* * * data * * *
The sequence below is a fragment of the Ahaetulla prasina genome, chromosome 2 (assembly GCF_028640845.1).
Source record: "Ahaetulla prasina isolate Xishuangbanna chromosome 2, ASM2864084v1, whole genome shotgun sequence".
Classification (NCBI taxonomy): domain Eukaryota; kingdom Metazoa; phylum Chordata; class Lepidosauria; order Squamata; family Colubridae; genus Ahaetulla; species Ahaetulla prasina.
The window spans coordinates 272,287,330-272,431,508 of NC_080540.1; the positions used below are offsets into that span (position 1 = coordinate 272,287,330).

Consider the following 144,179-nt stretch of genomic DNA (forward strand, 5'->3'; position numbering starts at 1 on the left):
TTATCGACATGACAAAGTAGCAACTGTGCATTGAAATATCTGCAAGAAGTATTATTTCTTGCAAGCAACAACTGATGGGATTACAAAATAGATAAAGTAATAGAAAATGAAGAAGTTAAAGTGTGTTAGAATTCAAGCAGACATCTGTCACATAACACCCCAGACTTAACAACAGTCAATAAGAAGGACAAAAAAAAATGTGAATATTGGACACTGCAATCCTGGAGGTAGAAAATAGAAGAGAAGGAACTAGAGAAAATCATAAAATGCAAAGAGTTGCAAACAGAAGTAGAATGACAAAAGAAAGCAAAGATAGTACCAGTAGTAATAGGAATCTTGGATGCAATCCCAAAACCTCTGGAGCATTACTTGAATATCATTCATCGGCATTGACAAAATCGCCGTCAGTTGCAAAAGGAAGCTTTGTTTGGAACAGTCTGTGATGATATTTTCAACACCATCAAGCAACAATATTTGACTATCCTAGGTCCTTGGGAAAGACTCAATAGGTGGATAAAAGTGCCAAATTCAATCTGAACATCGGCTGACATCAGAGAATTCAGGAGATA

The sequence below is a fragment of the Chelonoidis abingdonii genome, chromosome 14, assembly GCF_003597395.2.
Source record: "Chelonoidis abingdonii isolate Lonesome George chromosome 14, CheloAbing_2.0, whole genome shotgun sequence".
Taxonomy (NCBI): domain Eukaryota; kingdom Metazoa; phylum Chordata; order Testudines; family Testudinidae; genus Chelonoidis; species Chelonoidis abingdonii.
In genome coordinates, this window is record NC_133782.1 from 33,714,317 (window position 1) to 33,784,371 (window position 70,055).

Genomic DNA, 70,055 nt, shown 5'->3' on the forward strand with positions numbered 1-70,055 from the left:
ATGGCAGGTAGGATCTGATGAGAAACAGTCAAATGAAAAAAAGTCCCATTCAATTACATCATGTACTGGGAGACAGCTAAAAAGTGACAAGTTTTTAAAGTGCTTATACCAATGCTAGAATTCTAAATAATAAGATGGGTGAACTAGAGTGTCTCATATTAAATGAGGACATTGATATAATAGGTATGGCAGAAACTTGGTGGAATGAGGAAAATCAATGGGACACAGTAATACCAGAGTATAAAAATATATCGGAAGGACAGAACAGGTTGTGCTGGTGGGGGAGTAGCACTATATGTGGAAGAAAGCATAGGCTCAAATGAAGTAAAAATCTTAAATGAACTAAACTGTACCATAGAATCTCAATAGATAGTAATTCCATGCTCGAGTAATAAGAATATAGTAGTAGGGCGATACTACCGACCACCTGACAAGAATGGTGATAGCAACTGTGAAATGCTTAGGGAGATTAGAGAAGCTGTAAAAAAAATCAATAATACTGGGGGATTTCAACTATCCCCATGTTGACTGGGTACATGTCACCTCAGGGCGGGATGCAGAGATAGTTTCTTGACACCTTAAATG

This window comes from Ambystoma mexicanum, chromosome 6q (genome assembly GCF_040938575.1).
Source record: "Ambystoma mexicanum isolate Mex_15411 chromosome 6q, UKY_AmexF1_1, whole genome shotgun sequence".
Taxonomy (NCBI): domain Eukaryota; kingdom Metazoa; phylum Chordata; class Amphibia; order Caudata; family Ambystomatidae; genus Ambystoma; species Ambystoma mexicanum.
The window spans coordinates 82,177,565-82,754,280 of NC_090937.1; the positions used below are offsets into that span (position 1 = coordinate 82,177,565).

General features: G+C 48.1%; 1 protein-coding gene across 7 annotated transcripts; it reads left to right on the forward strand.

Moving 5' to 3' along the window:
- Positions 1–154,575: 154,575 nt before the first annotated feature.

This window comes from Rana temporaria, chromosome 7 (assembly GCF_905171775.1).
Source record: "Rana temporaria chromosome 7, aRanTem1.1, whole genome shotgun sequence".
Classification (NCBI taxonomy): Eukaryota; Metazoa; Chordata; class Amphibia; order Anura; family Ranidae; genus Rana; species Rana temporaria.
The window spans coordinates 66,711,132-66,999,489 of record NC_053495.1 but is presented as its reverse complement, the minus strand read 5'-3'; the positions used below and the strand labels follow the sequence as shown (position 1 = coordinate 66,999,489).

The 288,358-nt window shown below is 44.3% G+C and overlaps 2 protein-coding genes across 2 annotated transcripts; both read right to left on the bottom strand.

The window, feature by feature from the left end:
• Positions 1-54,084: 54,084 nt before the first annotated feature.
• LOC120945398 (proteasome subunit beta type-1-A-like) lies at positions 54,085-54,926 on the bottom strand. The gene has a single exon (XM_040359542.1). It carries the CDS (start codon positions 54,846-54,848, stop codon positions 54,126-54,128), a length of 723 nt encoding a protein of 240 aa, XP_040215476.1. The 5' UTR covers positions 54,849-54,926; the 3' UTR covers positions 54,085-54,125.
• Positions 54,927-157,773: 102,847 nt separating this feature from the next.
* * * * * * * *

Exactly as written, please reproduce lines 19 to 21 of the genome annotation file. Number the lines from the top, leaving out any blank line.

- Positions 1–154,575: 154,575 nt before the first annotated feature.

This window comes from Rana temporaria, chromosome 7 (assembly GCF_905171775.1).
Source record: "Rana temporaria chromosome 7, aRanTem1.1, whole genome shotgun sequence".